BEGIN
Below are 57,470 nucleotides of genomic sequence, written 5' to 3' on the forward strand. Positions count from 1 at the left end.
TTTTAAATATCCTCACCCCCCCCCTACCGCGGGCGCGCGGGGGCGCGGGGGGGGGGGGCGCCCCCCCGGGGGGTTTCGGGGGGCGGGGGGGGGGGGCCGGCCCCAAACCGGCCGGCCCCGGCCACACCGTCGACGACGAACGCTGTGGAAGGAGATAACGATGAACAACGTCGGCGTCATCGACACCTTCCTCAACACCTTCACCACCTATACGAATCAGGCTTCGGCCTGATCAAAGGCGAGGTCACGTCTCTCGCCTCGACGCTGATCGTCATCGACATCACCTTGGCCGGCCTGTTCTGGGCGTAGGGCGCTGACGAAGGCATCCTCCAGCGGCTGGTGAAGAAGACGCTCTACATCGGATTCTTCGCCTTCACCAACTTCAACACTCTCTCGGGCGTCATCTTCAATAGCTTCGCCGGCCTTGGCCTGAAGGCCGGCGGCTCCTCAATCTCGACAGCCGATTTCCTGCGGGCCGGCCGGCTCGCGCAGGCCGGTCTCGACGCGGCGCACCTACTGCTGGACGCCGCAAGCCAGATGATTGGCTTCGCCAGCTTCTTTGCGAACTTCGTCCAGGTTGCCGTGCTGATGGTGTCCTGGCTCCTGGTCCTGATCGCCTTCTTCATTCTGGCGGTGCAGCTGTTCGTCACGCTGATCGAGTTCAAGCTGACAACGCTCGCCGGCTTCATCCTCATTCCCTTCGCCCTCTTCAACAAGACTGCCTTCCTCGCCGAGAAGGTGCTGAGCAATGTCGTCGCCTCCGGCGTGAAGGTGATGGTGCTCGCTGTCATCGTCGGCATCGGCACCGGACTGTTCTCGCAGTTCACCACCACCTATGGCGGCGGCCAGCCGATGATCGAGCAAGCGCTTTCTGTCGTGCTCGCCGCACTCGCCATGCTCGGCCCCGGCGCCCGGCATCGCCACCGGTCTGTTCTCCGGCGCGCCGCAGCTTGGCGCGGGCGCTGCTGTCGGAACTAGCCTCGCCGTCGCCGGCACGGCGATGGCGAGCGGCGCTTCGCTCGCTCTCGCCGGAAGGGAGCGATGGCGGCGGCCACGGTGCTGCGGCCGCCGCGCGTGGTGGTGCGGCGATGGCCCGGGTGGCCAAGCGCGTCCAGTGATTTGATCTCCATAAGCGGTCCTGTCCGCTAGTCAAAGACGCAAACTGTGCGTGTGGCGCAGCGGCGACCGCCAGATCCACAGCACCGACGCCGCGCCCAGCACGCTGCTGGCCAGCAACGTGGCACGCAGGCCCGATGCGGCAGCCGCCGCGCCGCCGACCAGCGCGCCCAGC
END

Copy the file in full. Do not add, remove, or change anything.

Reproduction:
Below are 57,470 nucleotides of genomic sequence, written 5' to 3' on the forward strand. Positions count from 1 at the left end.
TTTTAAATATCCTCACCCCCCCCCTACCGCGGGCGCGCGGGGGCGCGGGGGGGGGGGGCGCCCCCCCGGGGGGTTTCGGGGGGCGGGGGGGGGGGGCCGGCCCCAAACCGGCCGGCCCCGGCCACACCGTCGACGACGAACGCTGTGGAAGGAGATAACGATGAACAACGTCGGCGTCATCGACACCTTCCTCAACACCTTCACCACCTATACGAATCAGGCTTCGGCCTGATCAAAGGCGAGGTCACGTCTCTCGCCTCGACGCTGATCGTCATCGACATCACCTTGGCCGGCCTGTTCTGGGCGTAGGGCGCTGACGAAGGCATCCTCCAGCGGCTGGTGAAGAAGACGCTCTACATCGGATTCTTCGCCTTCACCAACTTCAACACTCTCTCGGGCGTCATCTTCAATAGCTTCGCCGGCCTTGGCCTGAAGGCCGGCGGCTCCTCAATCTCGACAGCCGATTTCCTGCGGGCCGGCCGGCTCGCGCAGGCCGGTCTCGACGCGGCGCACCTACTGCTGGACGCCGCAAGCCAGATGATTGGCTTCGCCAGCTTCTTTGCGAACTTCGTCCAGGTTGCCGTGCTGATGGTGTCCTGGCTCCTGGTCCTGATCGCCTTCTTCATTCTGGCGGTGCAGCTGTTCGTCACGCTGATCGAGTTCAAGCTGACAACGCTCGCCGGCTTCATCCTCATTCCCTTCGCCCTCTTCAACAAGACTGCCTTCCTCGCCGAGAAGGTGCTGAGCAATGTCGTCGCCTCCGGCGTGAAGGTGATGGTGCTCGCTGTCATCGTCGGCATCGGCACCGGACTGTTCTCGCAGTTCACCACCACCTATGGCGGCGGCCAGCCGATGATCGAGCAAGCGCTTTCTGTCGTGCTCGCCGCACTCGCCATGCTCGGCCCCGGCGCCCGGCATCGCCACCGGTCTGTTCTCCGGCGCGCCGCAGCTTGGCGCGGGCGCTGCTGTCGGAACTAGCCTCGCCGTCGCCGGCACGGCGATGGCGAGCGGCGCTTCGCTCGCTCTCGCCGGAAGGGAGCGATGGCGGCGGCCACGGTGCTGCGGCCGCCGCGCGTGGTGGTGCGGCGATGGCCCGGGTGGCCAAGCGCGTCCAGTGATTTGATCTCCATAAGCGGTCCTGTCCGCTAGTCAAAGACGCAAACTGTGCGTGTGGCGCAGCGGCGACCGCCAGATCCACAGCACCGACGCCGCGCCCAGCACGCTGCTGGCCAGCAACGTGGCACGCAGGCCCGATGCGGCAGCCGCCGCGCCGCCGACCAGCGCGCCCAGC